The Economics of Money, Banking and Financial Markets, Global Edition11th Edition
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For courses in Money and Banking or General Economics.
An Analytical Framework for Understanding Financial MarketsThe Economics of Money, Banking and Financial Markets brings a fresh perspective to today’s major questions surrounding financial policy. Influenced by his term as Governor of the Federal Reserve, Frederic Mishkin offers students a unique viewpoint and informed insight into the monetary policy process, the regulation and supervision of the financial system, and the internationalization of financial markets.
Continuing to set the standard for money and banking courses, the Eleventh Edition provides a unifying, analytic framework for learning that fits a wide variety of syllabi. Core economic principles organize students' thinking, while current real-world examples keep them engaged and motivated.
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PART 1. INTRODUCTION
1. Why Study Money, Banking, and Financial Markets?
2. An Overview of the Financial System
3. What Is Money?
PART 2. FINANCIAL MARKETS
4. The Meaning of Interest Rates
5. The Behavior of Interest Rates
6. The Risk and Term Structure of Interest Rates
7. The Stock Market, the Theory of Rational Expectations, and the Efficient Market Hypothesis
PART 3. FINANCIAL INSTITUTIONS
8. An Economic Analysis of Financial Structure
9. Banking and the Management of Financial Institutions
10. Economic Analysis of Financial Regulation
11. Banking Industry: Structure and Competition
12. Financial Crises in Advanced Economies
13. Financial Crises in Emerging Economies
PART 4. CENTRAL BANKING AND THE CONDUCT OF MONETARY POLICY
14. Central Banks: A Global Perspective
15. The Money Supply Process
16. Tools of Monetary Policy
17. The Conduct of Monetary Policy: Strategy and Tactics
PART 5. INTERNATIONAL FINANCE AND MONETARY POLICY
18. The Foreign Exchange Market
19. The International Financial System
PART 6. MONETARY THEORY
20. Quantity Theory, Inflation, and the Demand for Money
21. The IS Curve
22. The Monetary Policy and Aggregate Demand Curves
23. Aggregate Demand and Supply Analysis
24. Monetary Policy Theory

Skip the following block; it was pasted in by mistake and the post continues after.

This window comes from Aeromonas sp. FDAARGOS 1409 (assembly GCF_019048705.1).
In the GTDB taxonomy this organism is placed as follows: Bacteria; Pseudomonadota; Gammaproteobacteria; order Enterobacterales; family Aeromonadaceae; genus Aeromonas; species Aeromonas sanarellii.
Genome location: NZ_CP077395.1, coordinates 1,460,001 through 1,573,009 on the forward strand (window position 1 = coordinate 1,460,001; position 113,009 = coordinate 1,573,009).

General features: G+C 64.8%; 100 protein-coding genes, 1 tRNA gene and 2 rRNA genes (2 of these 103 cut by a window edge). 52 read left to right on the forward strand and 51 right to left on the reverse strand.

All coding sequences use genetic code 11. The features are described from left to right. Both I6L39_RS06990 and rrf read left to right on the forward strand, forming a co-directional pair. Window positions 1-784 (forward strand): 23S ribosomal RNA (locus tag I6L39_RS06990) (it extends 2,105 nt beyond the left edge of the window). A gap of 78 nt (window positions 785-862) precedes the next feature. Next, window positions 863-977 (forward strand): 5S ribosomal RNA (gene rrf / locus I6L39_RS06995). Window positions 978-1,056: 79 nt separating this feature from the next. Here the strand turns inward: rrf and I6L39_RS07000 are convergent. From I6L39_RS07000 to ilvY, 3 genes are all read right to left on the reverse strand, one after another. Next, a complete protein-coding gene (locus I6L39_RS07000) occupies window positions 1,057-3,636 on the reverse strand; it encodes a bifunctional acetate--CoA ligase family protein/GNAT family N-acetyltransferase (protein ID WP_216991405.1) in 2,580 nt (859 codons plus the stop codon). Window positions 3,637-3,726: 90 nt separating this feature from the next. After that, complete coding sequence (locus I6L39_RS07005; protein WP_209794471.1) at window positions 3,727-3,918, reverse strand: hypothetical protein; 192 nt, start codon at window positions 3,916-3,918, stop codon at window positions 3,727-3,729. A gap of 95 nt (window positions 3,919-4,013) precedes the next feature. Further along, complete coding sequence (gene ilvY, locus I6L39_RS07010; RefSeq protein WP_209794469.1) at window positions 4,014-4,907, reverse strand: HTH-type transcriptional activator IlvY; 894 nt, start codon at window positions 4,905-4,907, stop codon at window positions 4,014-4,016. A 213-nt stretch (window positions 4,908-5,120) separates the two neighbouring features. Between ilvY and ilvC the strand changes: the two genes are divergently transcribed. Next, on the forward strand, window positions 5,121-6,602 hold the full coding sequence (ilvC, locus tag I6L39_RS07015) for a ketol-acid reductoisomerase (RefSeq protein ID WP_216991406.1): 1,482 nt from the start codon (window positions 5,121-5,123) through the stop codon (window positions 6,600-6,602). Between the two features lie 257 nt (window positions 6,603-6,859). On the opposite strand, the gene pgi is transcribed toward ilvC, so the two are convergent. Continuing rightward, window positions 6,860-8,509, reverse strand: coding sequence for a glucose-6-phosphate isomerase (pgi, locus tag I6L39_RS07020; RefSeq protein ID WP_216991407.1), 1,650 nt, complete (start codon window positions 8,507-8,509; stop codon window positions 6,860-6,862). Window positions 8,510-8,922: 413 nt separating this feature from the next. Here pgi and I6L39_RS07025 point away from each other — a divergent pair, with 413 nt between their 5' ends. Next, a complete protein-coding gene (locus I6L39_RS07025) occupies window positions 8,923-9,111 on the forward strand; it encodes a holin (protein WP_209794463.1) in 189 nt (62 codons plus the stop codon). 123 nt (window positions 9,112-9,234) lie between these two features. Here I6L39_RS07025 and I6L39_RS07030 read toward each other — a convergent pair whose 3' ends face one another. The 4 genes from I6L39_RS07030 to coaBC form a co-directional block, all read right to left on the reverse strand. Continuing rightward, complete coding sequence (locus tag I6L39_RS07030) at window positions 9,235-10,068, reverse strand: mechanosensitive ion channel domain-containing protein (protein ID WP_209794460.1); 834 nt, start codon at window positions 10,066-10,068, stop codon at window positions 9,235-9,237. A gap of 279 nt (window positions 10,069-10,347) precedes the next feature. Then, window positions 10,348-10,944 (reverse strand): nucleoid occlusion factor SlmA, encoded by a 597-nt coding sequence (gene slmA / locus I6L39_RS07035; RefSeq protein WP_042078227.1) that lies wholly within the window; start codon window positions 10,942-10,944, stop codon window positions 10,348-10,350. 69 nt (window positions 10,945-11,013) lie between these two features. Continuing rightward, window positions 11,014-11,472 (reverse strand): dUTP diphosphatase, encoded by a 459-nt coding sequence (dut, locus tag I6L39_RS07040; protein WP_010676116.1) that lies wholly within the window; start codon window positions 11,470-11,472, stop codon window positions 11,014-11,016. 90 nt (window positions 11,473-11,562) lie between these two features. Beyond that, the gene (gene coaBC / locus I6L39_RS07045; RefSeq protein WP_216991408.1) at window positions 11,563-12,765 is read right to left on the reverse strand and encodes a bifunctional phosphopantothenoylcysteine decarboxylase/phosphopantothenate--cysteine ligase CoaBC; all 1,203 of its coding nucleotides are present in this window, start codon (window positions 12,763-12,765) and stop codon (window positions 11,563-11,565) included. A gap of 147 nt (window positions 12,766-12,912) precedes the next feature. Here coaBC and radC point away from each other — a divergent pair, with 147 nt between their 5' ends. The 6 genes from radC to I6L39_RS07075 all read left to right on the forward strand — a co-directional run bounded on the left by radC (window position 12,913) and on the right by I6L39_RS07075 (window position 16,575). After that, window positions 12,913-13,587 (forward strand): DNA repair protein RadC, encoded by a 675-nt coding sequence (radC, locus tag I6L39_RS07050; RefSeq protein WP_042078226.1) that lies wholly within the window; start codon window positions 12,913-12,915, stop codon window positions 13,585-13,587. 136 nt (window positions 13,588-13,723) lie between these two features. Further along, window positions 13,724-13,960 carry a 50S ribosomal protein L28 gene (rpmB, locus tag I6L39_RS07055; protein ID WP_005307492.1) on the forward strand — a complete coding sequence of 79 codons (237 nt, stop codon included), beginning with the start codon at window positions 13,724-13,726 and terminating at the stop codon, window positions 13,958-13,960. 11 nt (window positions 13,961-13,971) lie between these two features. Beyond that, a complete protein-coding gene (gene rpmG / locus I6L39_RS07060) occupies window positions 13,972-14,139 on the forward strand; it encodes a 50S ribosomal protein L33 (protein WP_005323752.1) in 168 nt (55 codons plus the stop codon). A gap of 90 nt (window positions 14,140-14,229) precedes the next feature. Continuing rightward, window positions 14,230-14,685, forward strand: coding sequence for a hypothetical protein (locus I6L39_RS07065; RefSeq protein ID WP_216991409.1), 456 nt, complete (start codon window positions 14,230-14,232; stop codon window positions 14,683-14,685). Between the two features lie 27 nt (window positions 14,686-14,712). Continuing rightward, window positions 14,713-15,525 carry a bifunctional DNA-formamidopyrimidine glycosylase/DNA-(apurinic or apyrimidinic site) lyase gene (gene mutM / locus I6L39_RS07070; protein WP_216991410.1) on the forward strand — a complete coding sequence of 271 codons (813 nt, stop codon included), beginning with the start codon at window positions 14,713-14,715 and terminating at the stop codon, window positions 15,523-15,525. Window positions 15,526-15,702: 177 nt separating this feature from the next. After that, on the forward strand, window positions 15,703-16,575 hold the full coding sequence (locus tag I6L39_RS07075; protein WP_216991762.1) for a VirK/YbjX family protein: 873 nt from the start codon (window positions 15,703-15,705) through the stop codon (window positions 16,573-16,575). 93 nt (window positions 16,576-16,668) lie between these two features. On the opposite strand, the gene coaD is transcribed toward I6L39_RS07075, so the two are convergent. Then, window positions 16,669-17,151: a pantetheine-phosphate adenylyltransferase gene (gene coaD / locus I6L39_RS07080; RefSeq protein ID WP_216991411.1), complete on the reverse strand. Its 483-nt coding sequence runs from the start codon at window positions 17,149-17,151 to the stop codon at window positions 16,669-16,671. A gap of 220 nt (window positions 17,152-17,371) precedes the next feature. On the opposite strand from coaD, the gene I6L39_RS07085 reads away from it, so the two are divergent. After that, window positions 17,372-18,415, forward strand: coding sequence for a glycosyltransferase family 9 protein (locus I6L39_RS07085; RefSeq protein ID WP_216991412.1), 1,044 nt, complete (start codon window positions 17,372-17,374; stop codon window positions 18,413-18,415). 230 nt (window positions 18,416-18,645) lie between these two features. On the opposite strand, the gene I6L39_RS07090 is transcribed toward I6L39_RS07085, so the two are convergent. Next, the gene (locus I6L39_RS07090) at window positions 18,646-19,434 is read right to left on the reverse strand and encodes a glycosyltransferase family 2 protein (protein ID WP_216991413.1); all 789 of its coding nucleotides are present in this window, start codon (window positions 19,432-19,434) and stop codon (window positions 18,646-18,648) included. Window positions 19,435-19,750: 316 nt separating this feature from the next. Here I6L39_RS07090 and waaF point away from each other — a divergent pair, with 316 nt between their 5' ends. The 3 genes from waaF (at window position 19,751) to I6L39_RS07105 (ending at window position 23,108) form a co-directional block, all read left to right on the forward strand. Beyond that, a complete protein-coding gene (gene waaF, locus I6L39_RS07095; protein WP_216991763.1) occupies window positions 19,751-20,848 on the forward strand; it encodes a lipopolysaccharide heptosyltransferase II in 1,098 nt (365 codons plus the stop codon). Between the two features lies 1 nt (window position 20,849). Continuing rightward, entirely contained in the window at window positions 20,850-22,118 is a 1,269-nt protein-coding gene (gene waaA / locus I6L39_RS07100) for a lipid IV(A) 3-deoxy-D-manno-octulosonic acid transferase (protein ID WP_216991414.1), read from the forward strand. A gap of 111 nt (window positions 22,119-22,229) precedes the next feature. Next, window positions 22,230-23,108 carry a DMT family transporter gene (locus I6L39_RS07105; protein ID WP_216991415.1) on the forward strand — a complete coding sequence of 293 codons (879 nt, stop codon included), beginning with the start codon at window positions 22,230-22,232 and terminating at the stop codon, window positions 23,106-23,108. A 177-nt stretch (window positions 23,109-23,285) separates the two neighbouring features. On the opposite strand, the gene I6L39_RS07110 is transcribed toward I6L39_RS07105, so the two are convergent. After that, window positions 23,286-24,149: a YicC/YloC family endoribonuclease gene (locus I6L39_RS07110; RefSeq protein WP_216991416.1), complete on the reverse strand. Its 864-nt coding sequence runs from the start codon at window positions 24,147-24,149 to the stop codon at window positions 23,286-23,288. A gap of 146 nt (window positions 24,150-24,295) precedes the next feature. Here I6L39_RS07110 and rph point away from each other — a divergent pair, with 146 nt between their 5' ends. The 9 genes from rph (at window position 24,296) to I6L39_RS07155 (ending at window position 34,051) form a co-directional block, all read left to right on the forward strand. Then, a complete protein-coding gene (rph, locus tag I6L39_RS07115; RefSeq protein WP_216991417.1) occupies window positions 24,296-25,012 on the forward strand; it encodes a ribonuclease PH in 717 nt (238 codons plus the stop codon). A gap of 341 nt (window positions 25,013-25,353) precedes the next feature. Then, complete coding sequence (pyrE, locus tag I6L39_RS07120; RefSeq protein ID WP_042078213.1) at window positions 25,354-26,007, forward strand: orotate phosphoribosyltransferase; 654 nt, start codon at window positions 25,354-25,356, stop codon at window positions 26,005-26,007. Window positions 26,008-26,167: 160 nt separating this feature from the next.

25. The Role of Expectations in Monetary Policy
26. Transmission Mechanisms of Monetary Policy
CHAPTERS ON THE WEB
27. The ISLM Model
28. Nonbank Finance
29. Financial Derivatives
30. Conflicts of Interest in the Financial Services Industry
This title is a Pearson Global Edition. The Editorial team at Pearson has worked closely with educators around the world to include content, which is especially relevant to students outside the United States.
Keep Students Focused and Motivated
- A unifying, analytic framework uses a few basic economic principles to organize students’ thinking about the structure of financial markets, the foreign exchange markets, financial institution management, and the role of monetary policy in the economy.
- A careful, step-by-step development of models (an approach found in the best principles of economics textbooks) makes it easier for students to learn.
- An international perspective is completely integrated throughout the text.
- A thoroughly up-to-date treatment of the latest developments in monetary theory is included.
- A special feature called “Following the Financial News” encourages reading of a financial newspaper
- An applications-oriented perspective with numerous applications and special-topic boxes increases students’ interest by showing them how to apply theory to real-world examples in the Pearson e-text.
- NEW! Real-time data analysis. Problems marked with the RTDA logo require that students download data from the Federal Reserve Bank of St. Louis FRED website, and then use the data to answer questions about current issues in macroeconomics.
- Offers a no-fuss solution for instructors who want to make the most recent data a central part of their macroeconomics course. Real-time data analysis exercises will not only help students to understand macroeconomics better, but will enable them to see the real world relevance of their study of macroeconomics.
- NEW! The movement along the MP curve when the Fed raised the federal funds target from 2004 to 2006 (Chapter 22)
- NEW! FYI box on what the word “autonomous” means (Chapter 23)
- NEW! Nominal GDP targeting (Chapter 24)
- NEW! The Euro Crisis. Includes information on the European sovereign debt crisis (Chapter 12), monetary unions (Chapter 19), and whether the Euro will survive (Chapter 19).
- NEW! Non-Conventional Monetary Policy and the Zero Lower Bound. Includes a new section on quantitative easing and the money supply, 2007-2014 (Chapter 15) and forward guidance and the commitment to future policy actions (Chapter 16). Chapter 24 has also been significantly revised to include monetary policy at the zero lower bound, unconventional monetary policy, and the effects of Abenomics on Japanese monetary policy in 2013
Flexibility and Modularity
- The text also allows instructors to cover the most important issues in monetary theory without having to do a detailed development of the IS, MP, and AD curves in Chapters 21 and 22. Instructors who want to teach a more complete treatment of monetary theory would make use of these chapters.
- Chapter 26 on the transmission mechanisms of monetary policy can be taught at many different points in the course—either with Part 4 of the book when monetary policy is discussed or with Chapter 21 or Chapter 23 when the concept of aggregate demand is developed. It could also be taught at the end of the book as a special topic.
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